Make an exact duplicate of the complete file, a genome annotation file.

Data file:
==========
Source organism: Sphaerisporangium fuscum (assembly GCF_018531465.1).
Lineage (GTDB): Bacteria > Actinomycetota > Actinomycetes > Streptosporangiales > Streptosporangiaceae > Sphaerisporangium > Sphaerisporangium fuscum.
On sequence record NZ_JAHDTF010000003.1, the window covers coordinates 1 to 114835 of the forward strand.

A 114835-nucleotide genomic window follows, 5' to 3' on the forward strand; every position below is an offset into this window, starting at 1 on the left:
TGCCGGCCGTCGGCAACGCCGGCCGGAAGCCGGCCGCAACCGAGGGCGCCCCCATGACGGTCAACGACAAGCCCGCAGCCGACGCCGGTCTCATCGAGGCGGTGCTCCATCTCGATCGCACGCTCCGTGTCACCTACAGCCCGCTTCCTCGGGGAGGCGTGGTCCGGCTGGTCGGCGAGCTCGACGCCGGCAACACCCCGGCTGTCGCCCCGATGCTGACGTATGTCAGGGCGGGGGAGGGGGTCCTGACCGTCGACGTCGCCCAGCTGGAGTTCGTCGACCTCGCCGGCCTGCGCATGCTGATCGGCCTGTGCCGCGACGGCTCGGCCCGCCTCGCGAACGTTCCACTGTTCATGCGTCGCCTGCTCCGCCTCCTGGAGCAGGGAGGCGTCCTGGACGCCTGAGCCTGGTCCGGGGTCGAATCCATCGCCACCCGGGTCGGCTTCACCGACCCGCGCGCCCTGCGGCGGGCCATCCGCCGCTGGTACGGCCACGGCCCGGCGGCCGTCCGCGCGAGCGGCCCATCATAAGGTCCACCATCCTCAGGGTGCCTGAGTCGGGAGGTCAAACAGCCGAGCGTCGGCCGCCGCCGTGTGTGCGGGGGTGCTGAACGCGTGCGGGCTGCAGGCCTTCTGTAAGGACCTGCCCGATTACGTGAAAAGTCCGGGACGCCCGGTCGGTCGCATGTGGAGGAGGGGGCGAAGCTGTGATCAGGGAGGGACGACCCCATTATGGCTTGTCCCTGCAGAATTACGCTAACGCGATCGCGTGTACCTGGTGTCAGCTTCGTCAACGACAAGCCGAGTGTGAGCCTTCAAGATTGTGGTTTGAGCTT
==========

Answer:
Source organism: Sphaerisporangium fuscum (assembly GCF_018531465.1).
Lineage (GTDB): Bacteria > Actinomycetota > Actinomycetes > Streptosporangiales > Streptosporangiaceae > Sphaerisporangium > Sphaerisporangium fuscum.
On sequence record NZ_JAHDTF010000003.1, the window covers coordinates 1 to 114835 of the forward strand.

A 114835-nucleotide genomic window follows, 5' to 3' on the forward strand; every position below is an offset into this window, starting at 1 on the left:
TGCCGGCCGTCGGCAACGCCGGCCGGAAGCCGGCCGCAACCGAGGGCGCCCCCATGACGGTCAACGACAAGCCCGCAGCCGACGCCGGTCTCATCGAGGCGGTGCTCCATCTCGATCGCACGCTCCGTGTCACCTACAGCCCGCTTCCTCGGGGAGGCGTGGTCCGGCTGGTCGGCGAGCTCGACGCCGGCAACACCCCGGCTGTCGCCCCGATGCTGACGTATGTCAGGGCGGGGGAGGGGGTCCTGACCGTCGACGTCGCCCAGCTGGAGTTCGTCGACCTCGCCGGCCTGCGCATGCTGATCGGCCTGTGCCGCGACGGCTCGGCCCGCCTCGCGAACGTTCCACTGTTCATGCGTCGCCTGCTCCGCCTCCTGGAGCAGGGAGGCGTCCTGGACGCCTGAGCCTGGTCCGGGGTCGAATCCATCGCCACCCGGGTCGGCTTCACCGACCCGCGCGCCCTGCGGCGGGCCATCCGCCGCTGGTACGGCCACGGCCCGGCGGCCGTCCGCGCGAGCGGCCCATCATAAGGTCCACCATCCTCAGGGTGCCTGAGTCGGGAGGTCAAACAGCCGAGCGTCGGCCGCCGCCGTGTGTGCGGGGGTGCTGAACGCGTGCGGGCTGCAGGCCTTCTGTAAGGACCTGCCCGATTACGTGAAAAGTCCGGGACGCCCGGTCGGTCGCATGTGGAGGAGGGGGCGAAGCTGTGATCAGGGAGGGACGACCCCATTATGGCTTGTCCCTGCAGAATTACGCTAACGCGATCGCGTGTACCTGGTGTCAGCTTCGTCAACGACAAGCCGAGTGTGAGCCTTCAAGATTGTGGTTTGAGCTT